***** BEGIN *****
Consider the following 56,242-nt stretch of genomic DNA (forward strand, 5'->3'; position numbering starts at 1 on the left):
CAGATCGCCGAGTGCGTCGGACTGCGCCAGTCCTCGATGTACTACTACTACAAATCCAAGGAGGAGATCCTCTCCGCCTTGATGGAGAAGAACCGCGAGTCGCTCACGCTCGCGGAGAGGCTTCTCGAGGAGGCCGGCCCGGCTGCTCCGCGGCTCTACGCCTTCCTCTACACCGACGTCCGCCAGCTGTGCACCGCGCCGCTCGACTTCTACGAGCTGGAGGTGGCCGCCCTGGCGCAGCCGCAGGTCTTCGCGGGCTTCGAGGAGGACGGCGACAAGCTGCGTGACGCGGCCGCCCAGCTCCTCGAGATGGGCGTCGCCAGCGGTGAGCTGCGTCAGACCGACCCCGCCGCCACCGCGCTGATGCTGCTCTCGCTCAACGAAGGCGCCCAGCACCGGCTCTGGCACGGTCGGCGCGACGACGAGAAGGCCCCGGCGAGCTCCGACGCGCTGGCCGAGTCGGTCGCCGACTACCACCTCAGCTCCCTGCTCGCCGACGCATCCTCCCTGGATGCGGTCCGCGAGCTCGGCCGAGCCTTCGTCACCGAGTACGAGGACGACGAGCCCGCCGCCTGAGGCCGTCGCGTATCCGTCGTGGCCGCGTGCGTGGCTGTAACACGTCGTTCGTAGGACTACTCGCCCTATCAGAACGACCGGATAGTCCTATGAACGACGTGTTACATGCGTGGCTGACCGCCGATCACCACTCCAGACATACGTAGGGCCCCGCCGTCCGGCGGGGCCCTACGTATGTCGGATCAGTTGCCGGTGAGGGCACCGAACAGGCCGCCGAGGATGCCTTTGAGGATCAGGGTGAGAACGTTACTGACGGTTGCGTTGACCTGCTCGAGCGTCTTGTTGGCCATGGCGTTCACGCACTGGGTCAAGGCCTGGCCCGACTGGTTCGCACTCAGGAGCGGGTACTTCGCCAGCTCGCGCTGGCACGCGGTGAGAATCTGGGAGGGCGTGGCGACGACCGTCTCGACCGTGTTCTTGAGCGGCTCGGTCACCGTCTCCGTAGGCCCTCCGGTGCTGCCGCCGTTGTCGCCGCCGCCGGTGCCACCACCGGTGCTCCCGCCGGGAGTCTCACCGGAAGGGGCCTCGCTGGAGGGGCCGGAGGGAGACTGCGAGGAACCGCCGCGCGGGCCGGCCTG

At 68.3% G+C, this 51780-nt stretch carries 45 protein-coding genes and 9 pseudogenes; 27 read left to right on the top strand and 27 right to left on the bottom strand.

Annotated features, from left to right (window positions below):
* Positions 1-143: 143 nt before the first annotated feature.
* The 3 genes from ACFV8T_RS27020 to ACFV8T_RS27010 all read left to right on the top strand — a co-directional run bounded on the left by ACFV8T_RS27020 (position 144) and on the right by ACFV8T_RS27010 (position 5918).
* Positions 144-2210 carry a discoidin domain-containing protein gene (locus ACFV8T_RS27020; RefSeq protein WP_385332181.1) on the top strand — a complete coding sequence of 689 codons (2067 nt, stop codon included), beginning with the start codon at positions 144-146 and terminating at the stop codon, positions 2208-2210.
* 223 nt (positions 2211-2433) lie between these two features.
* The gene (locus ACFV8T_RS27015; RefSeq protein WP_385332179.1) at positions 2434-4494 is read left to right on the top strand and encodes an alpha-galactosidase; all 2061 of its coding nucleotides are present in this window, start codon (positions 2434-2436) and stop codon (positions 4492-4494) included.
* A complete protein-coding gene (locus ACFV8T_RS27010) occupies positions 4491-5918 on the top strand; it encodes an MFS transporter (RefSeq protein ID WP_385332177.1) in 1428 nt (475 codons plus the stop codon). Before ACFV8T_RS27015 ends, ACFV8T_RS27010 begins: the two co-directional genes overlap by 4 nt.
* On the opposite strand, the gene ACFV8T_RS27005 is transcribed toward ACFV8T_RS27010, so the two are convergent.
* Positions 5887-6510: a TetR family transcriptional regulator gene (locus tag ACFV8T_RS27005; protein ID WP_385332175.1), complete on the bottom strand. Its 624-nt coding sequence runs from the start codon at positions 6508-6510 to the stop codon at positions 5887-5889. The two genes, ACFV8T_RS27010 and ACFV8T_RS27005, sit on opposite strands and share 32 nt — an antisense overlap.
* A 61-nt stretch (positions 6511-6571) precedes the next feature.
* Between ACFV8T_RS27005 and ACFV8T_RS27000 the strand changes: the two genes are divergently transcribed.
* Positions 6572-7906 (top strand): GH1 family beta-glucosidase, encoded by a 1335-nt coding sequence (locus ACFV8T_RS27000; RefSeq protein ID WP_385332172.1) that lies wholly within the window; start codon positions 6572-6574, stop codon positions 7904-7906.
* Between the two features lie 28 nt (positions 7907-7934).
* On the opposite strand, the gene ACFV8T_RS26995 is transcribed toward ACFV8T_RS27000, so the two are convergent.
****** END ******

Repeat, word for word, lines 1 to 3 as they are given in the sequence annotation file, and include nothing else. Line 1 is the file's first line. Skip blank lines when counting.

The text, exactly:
Consider the following 56,242-nt stretch of genomic DNA (forward strand, 5'->3'; position numbering starts at 1 on the left):
CAGATCGCCGAGTGCGTCGGACTGCGCCAGTCCTCGATGTACTACTACTACAAATCCAAGGAGGAGATCCTCTCCGCCTTGATGGAGAAGAACCGCGAGTCGCTCACGCTCGCGGAGAGGCTTCTCGAGGAGGCCGGCCCGGCTGCTCCGCGGCTCTACGCCTTCCTCTACACCGACGTCCGCCAGCTGTGCACCGCGCCGCTCGACTTCTACGAGCTGGAGGTGGCCGCCCTGGCGCAGCCGCAGGTCTTCGCGGGCTTCGAGGAGGACGGCGACAAGCTGCGTGACGCGGCCGCCCAGCTCCTCGAGATGGGCGTCGCCAGCGGTGAGCTGCGTCAGACCGACCCCGCCGCCACCGCGCTGATGCTGCTCTCGCTCAACGAAGGCGCCCAGCACCGGCTCTGGCACGGTCGGCGCGACGACGAGAAGGCCCCGGCGAGCTCCGACGCGCTGGCCGAGTCGGTCGCCGACTACCACCTCAGCTCCCTGCTCGCCGACGCATCCTCCCTGGATGCGGTCCGCGAGCTCGGCCGAGCCTTCGTCACCGAGTACGAGGACGACGAGCCCGCCGCCTGAGGCCGTCGCGTATCCGTCGTGGCCGCGTGCGTGGCTGTAACACGTCGTTCGTAGGACTACTCGCCCTATCAGAACGACCGGATAGTCCTATGAACGACGTGTTACATGCGTGGCTGACCGCCGATCACCACTCCAGACATACGTAGGGCCCCGCCGTCCGGCGGGGCCCTACGTATGTCGGATCAGTTGCCGGTGAGGGCACCGAACAGGCCGCCGAGGATGCCTTTGAGGATCAGGGTGAGAACGTTACTGACGGTTGCGTTGACCTGCTCGAGCGTCTTGTTGGCCATGGCGTTCACGCACTGGGTCAAGGCCTGGCCCGACTGGTTCGCACTCAGGAGCGGGTACTTCGCCAGCTCGCGCTGGCACGCGGTGAGAATCTGGGAGGGCGTGGCGACGACCGTCTCGACCGTGTTCTTGAGCGGCTCGGTCACCGTCTCCGTAGGCCCTCCGGTGCTGCCGCCGTTGTCGCCGCCGCCGGTGCCACCACCGGTGCTCCCGCCGGGAGTCTCACCGGAAGGGGCCTCGCTGGAGGGGCCGGAGGGAGACTGCGAGGAACCGCCGCGCGGGCCGGCCTG

At 68.3% G+C, this 51780-nt stretch carries 45 protein-coding genes and 9 pseudogenes; 27 read left to right on the top strand and 27 right to left on the bottom strand.